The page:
VA Pilot Program In Maine Could Be A ‘Model For The Nation’

news
Photos by Robert Turtil

A Department of Veterans Affairs program that allows qualified veterans to receive care at designated non-VA health care providers is surpassing expectations in northern Maine. The project, which began in 2008, is called Access Received Closer to Home, has five pilot sites around the country, including Cary Medical Center in Caribou, Maine. Without this program, veterans in the area would have to drive up to five hours one way to reach the nearest VA health care provider, said Kris Doody, Cary’s chief executive officer.


“It is absolutely a success,” said Doody. “To date, there have been 12,000 patient authorizations for specialized care [and] our veterans can have a multitude of services right here.”

In addition to Maine’s program, there are pilot sites in Virginia, Kansas, Arizona and Montana.

“The ARCH program in Maine is a model for the nation,” said Sen. Susan Collins of Caribou. “Rural veterans in northern Maine have come to depend on the ARCH program to connect with health care services close to home and close to their families.”

Veterans are pushing back against a Wall Street Journal op-ed, in which a woman with no military experience argued that women do not belong in combat units.

Read More Show Less

WASHINGTON (Reuters) - U.S. President Donald Trump was reeling from sharp rebukes at home and abroad over his surprise announcement last month to immediately pull American troops out of Syria when he flew into the al Asad airbase in neighboring Iraq the day after Christmas.

Inside a canvas Quonset hut, one of the arced prefabricated structures used by the military and surrounded by concertina wire, Trump received operational briefs from U.S. commanders suggesting a territorial victory against Islamic State was within sight, but the military needed just a bit more time, U.S. officials said.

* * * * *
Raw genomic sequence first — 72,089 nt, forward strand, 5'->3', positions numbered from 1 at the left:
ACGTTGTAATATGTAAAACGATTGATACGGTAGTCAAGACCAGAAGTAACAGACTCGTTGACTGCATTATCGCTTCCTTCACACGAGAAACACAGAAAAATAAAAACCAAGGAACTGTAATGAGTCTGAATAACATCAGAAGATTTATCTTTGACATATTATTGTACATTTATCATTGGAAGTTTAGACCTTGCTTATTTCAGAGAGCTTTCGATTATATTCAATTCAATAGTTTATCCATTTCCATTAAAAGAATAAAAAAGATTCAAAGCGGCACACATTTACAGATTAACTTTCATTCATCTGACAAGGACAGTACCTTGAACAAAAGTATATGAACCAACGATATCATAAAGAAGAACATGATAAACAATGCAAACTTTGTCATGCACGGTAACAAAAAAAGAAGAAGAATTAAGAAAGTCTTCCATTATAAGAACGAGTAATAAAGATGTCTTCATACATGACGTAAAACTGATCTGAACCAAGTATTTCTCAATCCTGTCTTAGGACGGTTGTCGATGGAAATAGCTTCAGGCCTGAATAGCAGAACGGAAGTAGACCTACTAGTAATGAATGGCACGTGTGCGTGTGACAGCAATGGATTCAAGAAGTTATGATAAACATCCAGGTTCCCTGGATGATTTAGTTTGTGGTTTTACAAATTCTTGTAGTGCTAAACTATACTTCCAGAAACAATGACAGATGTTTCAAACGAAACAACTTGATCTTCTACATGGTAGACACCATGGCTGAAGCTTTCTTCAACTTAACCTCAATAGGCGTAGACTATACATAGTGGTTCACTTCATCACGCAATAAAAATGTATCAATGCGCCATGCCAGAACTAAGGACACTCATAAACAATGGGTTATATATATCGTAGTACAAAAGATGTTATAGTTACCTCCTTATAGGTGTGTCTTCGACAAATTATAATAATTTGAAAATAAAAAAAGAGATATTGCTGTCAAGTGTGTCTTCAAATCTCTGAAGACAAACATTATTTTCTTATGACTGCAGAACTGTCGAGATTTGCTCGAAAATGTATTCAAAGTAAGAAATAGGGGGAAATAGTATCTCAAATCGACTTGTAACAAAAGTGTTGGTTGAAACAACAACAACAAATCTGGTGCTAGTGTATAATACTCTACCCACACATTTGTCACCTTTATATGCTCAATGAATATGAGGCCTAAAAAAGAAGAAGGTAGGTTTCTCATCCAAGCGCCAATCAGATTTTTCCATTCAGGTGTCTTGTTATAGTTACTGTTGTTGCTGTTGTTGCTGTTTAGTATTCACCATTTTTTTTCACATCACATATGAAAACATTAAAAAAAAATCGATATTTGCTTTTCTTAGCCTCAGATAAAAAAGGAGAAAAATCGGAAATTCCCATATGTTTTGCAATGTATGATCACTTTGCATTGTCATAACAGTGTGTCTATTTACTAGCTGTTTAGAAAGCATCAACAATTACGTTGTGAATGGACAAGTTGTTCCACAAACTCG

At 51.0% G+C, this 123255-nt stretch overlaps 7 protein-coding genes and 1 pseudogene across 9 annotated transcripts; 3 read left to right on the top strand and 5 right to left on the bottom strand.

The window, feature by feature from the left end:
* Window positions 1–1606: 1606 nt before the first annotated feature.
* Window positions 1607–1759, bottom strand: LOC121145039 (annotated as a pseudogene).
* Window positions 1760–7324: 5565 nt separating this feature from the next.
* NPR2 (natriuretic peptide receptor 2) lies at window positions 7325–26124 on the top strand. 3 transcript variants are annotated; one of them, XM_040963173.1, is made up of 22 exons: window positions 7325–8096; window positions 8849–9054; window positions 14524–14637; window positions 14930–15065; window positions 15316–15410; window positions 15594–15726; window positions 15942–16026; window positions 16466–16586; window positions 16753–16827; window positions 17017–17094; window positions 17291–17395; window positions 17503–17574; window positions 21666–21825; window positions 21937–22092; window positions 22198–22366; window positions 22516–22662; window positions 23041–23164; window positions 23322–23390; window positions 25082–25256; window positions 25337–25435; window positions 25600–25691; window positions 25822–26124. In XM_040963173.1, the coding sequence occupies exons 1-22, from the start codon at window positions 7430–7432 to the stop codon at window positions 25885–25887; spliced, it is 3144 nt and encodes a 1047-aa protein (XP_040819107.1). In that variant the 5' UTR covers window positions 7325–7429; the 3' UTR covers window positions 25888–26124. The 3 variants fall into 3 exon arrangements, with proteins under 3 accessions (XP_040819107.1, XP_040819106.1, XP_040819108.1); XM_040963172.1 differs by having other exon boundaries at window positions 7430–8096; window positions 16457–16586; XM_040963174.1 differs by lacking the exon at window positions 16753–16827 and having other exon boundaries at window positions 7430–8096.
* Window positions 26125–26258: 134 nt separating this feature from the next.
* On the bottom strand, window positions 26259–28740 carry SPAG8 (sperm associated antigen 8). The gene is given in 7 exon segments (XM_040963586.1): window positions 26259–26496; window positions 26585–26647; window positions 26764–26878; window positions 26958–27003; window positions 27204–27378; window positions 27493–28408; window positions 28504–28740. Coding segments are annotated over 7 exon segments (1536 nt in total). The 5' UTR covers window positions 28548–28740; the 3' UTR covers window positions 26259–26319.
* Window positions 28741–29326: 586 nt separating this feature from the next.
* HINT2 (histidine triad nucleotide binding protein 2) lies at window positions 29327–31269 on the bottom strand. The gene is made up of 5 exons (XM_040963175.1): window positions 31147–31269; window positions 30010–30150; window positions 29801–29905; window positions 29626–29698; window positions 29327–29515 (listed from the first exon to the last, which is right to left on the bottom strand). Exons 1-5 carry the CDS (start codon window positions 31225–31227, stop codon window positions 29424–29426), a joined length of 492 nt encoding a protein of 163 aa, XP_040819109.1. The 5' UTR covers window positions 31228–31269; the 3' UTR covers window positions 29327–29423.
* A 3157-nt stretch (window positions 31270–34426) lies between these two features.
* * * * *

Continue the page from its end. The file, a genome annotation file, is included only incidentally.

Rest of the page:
Read More Show Less
Coast Guard photo by Petty Officer 2nd Class Lisa Ferdinando

The Coast Guard's top officer is telling his subordinates to "stay the course" after they missed their regularly scheduled paycheck amid the longest government shutdown in U.S. history.

In a message to the force sent Tuesday, Adm. Karl L. Schultz said both he and the Department of Homeland Security Secretary remain "fully engaged" on the missing pay issue, which have caused "anxiety and uncertainty" for Coasties and their families.

Read More Show Less

After years of frequent mechanical failures ad embarrassing cost overruns, the Navy finally plans on deploying three hulls from its much-derided Littoral Combat Ship fleet by this fall after a protracted absence from the high seas, the U.S. Naval Institute reports.

Read More Show Less